Sharat Chandra Chattopadhyay's 1914 Bengal is “hard work”. 1962 is rather easy. The 1960s Bengal serves Bollywood the necessary exoticism, glamorous backdrop, and all the spicy masalas for this tender love story of Parineeta to unwind and unfold. 1962 has made 1914’s Parineeta glamorous and sellable.
The photogenic Kolkata (Calcutta), ‘The Paris of the East’, the “city of chaos, kindness and class”, is at its best with wonderful panoramas of the Howrah bridge, the Victoria Memorial with paanipuri stalls, the vibrant city life, snail-paced trams, and eccentric beggars. The avant-garde females play 3-cards, wear seductive sarees, sleeveless/backless blouses, and throw provocative, coy looks at perfect strangers. Songs, songs, and more songs ... for the moulin rouge, the drunken soirée, the risqué cabaret dancer and her redder-than-red pout (1914 was kind of moronic that way). Songs, songs, and more songs ... and love happens! Arteesh hero Shekhar, is in designer-clothes, has a huge-ass piano, a guitar, a cigar, and Elvis soundtracks. The dadd-ee’s girl has a friggin' hinglish accent. Songs, songs, more songs… make the beefy, middle-aged Girish, with receding hairline, dance and prance to Bollywood tunes.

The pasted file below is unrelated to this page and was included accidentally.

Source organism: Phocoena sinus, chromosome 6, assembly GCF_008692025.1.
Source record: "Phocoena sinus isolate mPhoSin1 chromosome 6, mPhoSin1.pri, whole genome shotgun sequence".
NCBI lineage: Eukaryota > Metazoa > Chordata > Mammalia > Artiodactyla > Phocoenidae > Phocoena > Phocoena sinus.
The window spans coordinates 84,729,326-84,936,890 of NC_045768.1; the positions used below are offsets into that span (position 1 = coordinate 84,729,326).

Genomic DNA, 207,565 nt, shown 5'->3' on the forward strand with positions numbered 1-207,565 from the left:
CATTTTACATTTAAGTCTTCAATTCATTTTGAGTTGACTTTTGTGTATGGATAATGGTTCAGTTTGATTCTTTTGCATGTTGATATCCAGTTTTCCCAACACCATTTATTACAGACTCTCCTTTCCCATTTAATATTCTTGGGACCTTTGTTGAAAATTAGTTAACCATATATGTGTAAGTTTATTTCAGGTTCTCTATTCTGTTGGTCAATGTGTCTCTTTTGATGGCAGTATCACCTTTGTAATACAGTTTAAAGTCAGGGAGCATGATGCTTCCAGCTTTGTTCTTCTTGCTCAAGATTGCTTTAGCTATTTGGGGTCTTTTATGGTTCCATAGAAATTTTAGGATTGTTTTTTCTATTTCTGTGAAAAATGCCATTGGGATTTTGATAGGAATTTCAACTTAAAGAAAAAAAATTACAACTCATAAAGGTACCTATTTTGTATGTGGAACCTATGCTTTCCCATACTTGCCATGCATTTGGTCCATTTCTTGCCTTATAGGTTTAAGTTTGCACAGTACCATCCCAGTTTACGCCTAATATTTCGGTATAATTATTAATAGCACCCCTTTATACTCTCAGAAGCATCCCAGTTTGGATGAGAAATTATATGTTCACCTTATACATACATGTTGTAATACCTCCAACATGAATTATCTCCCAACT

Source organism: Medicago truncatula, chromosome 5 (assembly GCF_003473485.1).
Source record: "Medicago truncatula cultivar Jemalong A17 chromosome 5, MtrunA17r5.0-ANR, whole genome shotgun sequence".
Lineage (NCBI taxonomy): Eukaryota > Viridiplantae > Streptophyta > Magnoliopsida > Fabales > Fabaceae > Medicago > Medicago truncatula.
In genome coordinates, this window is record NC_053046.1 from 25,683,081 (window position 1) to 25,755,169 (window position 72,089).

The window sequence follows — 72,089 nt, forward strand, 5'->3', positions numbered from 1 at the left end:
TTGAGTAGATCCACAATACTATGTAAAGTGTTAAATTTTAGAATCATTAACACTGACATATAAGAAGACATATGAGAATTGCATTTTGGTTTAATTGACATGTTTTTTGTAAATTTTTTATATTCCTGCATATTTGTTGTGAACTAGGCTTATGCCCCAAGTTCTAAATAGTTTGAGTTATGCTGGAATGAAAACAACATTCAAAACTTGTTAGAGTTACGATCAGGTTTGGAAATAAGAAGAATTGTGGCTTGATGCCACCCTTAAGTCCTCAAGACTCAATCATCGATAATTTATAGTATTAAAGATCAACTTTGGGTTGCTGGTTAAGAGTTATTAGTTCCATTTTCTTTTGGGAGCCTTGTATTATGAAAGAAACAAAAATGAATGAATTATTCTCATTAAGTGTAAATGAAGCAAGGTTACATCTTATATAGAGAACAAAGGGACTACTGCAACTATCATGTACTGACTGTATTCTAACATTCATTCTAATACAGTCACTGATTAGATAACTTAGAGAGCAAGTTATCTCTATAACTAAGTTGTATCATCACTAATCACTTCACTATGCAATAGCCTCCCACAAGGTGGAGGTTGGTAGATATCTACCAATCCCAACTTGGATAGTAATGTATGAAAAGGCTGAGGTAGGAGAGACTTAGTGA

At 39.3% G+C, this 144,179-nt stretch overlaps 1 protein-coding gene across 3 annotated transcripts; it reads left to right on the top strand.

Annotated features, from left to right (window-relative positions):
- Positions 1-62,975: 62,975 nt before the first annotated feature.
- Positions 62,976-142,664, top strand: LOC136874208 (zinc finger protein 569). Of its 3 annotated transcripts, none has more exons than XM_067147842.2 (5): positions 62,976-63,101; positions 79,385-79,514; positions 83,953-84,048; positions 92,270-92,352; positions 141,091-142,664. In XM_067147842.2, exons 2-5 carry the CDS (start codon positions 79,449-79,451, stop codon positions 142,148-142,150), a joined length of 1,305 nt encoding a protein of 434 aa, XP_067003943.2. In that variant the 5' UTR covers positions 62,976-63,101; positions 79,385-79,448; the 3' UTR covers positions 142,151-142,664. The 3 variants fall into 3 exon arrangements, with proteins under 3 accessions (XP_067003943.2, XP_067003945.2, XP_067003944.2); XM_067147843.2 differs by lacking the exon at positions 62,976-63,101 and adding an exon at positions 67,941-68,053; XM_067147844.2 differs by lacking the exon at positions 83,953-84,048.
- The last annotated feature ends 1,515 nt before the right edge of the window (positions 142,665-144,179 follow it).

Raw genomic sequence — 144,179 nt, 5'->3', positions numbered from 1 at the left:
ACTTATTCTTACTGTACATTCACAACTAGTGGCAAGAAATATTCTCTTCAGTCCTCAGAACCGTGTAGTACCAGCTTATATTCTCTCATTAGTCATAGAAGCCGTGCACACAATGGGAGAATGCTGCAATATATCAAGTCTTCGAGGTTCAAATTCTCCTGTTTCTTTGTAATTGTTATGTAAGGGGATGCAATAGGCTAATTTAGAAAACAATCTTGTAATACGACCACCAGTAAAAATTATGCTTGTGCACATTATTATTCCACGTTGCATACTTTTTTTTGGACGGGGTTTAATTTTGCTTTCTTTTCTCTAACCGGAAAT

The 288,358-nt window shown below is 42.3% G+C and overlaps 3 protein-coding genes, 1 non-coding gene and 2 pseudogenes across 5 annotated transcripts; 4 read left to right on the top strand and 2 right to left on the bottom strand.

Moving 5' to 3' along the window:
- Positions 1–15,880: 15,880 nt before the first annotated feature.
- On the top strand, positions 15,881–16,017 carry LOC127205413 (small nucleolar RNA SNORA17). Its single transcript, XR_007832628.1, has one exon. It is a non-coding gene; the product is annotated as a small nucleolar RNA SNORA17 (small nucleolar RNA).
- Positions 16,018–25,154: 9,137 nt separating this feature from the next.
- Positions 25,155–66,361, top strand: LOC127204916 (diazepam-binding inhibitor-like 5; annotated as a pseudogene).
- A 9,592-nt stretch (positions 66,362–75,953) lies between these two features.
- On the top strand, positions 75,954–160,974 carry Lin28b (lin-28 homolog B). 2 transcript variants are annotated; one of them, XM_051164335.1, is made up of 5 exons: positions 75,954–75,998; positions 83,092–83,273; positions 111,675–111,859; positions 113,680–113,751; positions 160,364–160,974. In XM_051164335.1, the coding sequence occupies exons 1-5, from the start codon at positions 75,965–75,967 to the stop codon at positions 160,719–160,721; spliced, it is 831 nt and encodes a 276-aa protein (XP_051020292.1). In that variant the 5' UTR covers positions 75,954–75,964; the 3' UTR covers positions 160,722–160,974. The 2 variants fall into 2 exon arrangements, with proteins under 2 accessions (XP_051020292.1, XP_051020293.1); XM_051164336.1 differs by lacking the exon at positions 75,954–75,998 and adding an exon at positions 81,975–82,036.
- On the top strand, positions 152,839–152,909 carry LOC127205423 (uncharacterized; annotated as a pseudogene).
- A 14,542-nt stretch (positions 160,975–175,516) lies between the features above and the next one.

The recipe sells. The sixties does wonders for pocketing that poor rickshaw wala’s hard-earned 5 bucks. On a side note, we must agree to overlook some small shortcomings though… such as, how the famous Tagore song “phuley phuley dholey dholey” was transmogrified beyond recognition into some incongruous medley… a khichuri nobody in 1914 would’ve dared to think of. Or how the garden fountain became a tool for breaking brick walls, rather than just being boring and keeping the birds happy.
P.S. Sharat babu, I sometimes feel they would just leave you alone.